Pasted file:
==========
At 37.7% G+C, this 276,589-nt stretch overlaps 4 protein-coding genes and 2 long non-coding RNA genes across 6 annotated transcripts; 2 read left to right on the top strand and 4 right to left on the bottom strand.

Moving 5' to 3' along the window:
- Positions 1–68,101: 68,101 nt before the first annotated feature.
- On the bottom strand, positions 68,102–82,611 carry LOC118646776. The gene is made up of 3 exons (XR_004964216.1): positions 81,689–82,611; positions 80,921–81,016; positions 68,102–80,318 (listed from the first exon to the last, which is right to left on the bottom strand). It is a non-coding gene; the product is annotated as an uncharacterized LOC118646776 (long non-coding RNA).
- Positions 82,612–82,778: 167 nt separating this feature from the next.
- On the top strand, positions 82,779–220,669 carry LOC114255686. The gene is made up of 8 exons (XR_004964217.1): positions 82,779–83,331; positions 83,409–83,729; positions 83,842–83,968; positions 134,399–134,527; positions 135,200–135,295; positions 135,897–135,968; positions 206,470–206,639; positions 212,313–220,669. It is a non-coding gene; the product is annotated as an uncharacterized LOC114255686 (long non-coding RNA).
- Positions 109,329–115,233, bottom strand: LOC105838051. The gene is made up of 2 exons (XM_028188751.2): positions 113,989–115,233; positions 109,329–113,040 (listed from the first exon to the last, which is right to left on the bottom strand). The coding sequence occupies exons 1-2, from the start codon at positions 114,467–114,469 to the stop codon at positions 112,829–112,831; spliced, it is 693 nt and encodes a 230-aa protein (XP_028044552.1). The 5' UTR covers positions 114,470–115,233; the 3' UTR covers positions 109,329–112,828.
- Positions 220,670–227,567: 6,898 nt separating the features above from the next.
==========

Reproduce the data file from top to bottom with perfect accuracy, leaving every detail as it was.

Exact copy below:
At 37.7% G+C, this 276,589-nt stretch overlaps 4 protein-coding genes and 2 long non-coding RNA genes across 6 annotated transcripts; 2 read left to right on the top strand and 4 right to left on the bottom strand.

Moving 5' to 3' along the window:
- Positions 1–68,101: 68,101 nt before the first annotated feature.
- On the bottom strand, positions 68,102–82,611 carry LOC118646776. The gene is made up of 3 exons (XR_004964216.1): positions 81,689–82,611; positions 80,921–81,016; positions 68,102–80,318 (listed from the first exon to the last, which is right to left on the bottom strand). It is a non-coding gene; the product is annotated as an uncharacterized LOC118646776 (long non-coding RNA).
- Positions 82,612–82,778: 167 nt separating this feature from the next.
- On the top strand, positions 82,779–220,669 carry LOC114255686. The gene is made up of 8 exons (XR_004964217.1): positions 82,779–83,331; positions 83,409–83,729; positions 83,842–83,968; positions 134,399–134,527; positions 135,200–135,295; positions 135,897–135,968; positions 206,470–206,639; positions 212,313–220,669. It is a non-coding gene; the product is annotated as an uncharacterized LOC114255686 (long non-coding RNA).
- Positions 109,329–115,233, bottom strand: LOC105838051. The gene is made up of 2 exons (XM_028188751.2): positions 113,989–115,233; positions 109,329–113,040 (listed from the first exon to the last, which is right to left on the bottom strand). The coding sequence occupies exons 1-2, from the start codon at positions 114,467–114,469 to the stop codon at positions 112,829–112,831; spliced, it is 693 nt and encodes a 230-aa protein (XP_028044552.1). The 5' UTR covers positions 114,470–115,233; the 3' UTR covers positions 109,329–112,828.
- Positions 220,670–227,567: 6,898 nt separating the features above from the next.